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Rick Wilson: 'Ann Coulter's Tears Taste Delicious'

Crooks and Liars - 4 hours 49 min ago

Elie Mystal, editor from AboveTheLaw.com and Rick Wilson had a truly amazing segment on AM Joy on Saturday. The topic, of course: THE WALL. Mystal came in hot with a perfect description of The Cult of Trump - they are zombies. He actually said:

"They're lost. They're zombies now. Every day we try to figure out what's the cure for zombies. There is no cure. They're gone. We have to stop them from infecting everybody else."

I do not know a better description of this group of folks and he is right. There is no cure. If you have ever tried to talk sense into a Trump supporter in your family, at work, social media, etc, you know. They have blinders and ear plugs on. Their eyes are just swirling circles and they are unable and unwilling to hear anything or listen to reason.

Rick Wilson dove in at the end to pile on with some good old fashioned mocking of Ann Coulter and her super sad online meltdown about Trump and his Wall. My favorite line was his opening: "Ann Coulter's tears taste delicious."

Here is the transcript:

REID: He's thinking he wants a fight and a lot of this for him is I want a fight and have this kind of finish the wall, the wall has to be the main thing in my campaign.

Above the law which brings me to Elie. The thing about it, too, Donald Trump has taken a fictional thing, a campaign slogan, his base is we want you to do it. You said it in your campaign and we want it to be real. And now he's about to go to court on it.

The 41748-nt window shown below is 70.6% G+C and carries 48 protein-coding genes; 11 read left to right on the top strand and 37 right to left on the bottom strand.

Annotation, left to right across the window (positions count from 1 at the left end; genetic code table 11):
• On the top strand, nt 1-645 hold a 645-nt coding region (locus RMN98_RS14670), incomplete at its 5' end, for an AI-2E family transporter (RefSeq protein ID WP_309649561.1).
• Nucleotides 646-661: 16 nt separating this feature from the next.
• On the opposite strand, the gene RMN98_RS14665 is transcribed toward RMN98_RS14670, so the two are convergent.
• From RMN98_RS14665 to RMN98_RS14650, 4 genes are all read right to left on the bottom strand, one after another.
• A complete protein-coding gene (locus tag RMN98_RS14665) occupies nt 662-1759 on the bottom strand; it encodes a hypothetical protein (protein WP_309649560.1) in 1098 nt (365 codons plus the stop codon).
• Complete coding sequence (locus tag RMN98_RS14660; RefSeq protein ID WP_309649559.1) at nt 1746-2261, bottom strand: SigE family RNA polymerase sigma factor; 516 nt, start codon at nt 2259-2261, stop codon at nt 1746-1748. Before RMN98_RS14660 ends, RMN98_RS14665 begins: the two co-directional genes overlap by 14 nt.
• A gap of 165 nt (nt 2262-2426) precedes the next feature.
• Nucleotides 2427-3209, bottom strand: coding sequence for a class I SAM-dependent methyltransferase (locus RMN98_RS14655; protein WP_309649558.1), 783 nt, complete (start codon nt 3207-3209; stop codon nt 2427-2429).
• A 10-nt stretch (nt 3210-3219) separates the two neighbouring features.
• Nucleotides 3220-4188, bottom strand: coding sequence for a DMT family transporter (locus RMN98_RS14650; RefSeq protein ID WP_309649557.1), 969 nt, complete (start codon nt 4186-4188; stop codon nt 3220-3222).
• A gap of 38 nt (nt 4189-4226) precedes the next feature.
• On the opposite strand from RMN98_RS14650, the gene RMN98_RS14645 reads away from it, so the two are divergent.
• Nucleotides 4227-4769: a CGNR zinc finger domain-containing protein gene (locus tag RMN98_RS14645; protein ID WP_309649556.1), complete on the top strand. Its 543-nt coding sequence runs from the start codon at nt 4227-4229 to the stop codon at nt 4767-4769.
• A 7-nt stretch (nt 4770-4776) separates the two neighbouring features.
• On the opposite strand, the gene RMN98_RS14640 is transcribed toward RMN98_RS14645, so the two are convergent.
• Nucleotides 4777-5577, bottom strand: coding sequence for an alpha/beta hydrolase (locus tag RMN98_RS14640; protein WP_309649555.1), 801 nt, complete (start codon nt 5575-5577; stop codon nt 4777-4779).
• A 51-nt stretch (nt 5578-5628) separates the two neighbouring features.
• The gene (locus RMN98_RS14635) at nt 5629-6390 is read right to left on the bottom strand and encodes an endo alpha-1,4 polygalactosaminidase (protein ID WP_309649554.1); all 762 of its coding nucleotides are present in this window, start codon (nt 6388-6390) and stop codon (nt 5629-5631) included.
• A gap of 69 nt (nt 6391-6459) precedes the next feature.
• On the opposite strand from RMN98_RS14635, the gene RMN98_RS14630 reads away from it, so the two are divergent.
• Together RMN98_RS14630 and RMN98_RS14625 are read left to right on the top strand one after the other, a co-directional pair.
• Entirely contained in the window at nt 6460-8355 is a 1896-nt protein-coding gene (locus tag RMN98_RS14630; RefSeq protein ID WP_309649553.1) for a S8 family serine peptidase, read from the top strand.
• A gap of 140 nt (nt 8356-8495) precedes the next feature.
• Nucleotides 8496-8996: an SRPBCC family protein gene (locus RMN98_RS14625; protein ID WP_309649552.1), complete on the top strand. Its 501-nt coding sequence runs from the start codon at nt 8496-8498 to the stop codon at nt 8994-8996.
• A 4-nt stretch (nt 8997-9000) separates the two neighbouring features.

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Categories: Politics

Report That Tesla Autopilot Cuts Crashes By 40% Called 'Bogus'

Slashdot - 5 hours 15 sec ago
Remember when America's National Highway Traffic Safety Administration reported Tesla's Autopilot reduced crashes by 40%? Two years later the small research and consulting firm Quality Control Systems (QCS) finally obtained the underlying data -- and found flaws in the methodology "serious enough to completely discredit the 40 percent figure," reports Ars Technica, "which Tesla has cited multiple times over the last two years." The majority of the vehicles in the Tesla data set suffered from missing data or other problems that made it impossible to say whether the activation of Autosteer increased or decreased the crash rate. But when QCS focused on 5,714 vehicles whose data didn't suffer from these problems, it found that the activation of Autosteer actually increased crash rates by 59 percent... NHTSA undertook its study of Autopilot safety in the wake of the fatal crash of Tesla owner Josh Brown in 2016. Autopilot -- more specifically Tesla's lane-keeping function called Autosteer -- was active at the time of the crash, and Brown ignored multiple warnings to put his hands back on the wheel. Critics questioned whether Autopilot actually made Tesla owners less safe by encouraging them to pay less attention to the road. NHTSA's 2017 finding that Autosteer reduced crash rates by 40 percent seemed to put that concern to rest. When another Tesla customer, Walter Huang, died in an Autosteer-related crash last March, Tesla cited NHTSA's 40 percent figure in a blog post defending the technology. A few weeks later, Tesla CEO Elon Musk berated reporters for focusing on stories about crashes instead of touting the safety benefits of Autopilot.... [T]hese new findings are relevant to a larger debate about how the federal government oversees driver-assistance systems like Autopilot. By publishing that 40 percent figure, NHTSA conferred unwarranted legitimacy on Tesla's Autopilot technology. NHTSA then fought to prevent the public release of data that could help the public independently evaluate these findings, allowing Tesla to continue citing the figure for another year.... NHTSA fought QCS' FOIA request after Tesla indicated that the data was confidential and would cause Tesla competitive harm if it was released. Last May the NHTSA finally clarified that their study "did not assess the effectiveness of this technology." Ars Technica also points out that the data focused on version 1 of Autopilot, "which Tesla hasn't sold since 2016."